In 1916, Nathan Handwerker opened a frankfurter stand here at the corner of Surf and Stillwell Avenues in Coney Island. From that point on, for over 96 years, this flagship Nathan's reportedly opened for business every single day until it was finally forced to close by Hurricane Sandy. (Damage from the storm kept the place shuttered for several months.)
From a previous post about Charles Feltman, the purported inventor of the hot dog:
Feltman died in 1910, but his restaurant stayed in business, and it was a few years later that a young Polish immigrant named Nathan Handwerker found work there slicing rolls. Supposedly with some encouragement and borrowed money from his then-unknown co-workers Eddie Cantor and Jimmy Durante, Nathan opened his own hot dog joint in 1916 at the corner of Surf and Stillwell Avenues, where he and his wife served up frankfurters for just a nickel apiece, half the price his former employer charged.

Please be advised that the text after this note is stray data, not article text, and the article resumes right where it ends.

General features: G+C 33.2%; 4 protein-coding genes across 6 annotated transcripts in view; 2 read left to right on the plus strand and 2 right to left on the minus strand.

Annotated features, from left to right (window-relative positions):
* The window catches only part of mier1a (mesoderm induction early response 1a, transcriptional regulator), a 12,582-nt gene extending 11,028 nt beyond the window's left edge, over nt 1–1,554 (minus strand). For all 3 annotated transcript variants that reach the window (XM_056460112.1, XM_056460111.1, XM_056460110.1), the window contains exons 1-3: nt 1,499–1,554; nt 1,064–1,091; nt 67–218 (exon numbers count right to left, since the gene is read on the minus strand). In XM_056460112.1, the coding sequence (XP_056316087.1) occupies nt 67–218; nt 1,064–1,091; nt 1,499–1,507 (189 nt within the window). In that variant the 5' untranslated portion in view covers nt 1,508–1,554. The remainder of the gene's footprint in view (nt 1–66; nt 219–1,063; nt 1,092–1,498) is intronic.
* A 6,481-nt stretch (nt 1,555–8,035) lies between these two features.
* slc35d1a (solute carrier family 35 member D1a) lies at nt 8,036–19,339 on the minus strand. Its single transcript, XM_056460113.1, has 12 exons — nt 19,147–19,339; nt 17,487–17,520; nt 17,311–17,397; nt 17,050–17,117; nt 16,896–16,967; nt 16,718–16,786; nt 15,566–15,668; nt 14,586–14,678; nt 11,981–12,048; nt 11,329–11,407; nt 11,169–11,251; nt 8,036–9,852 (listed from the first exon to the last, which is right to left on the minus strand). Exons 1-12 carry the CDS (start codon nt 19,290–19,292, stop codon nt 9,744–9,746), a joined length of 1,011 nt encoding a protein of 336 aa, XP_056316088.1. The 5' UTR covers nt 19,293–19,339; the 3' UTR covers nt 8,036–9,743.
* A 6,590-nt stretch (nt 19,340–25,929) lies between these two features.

According to legend (and Nathan's grandson), with some variations from one telling to another, people were initially skeptical about the quality and contents of a wiener that could be sold for a mere five cents. To alleviate these concerns, Nathan hired people to dress as doctors and eat hot dogs in front of his stand, giving the impression that medical professionals considered his food perfectly healthy. Before long, with the arrival of the subway in Coney Island (and with the terminal station located right across the street), the dogs started selling like crazy, and now, almost a century later, Nathan's Famous remains a household name.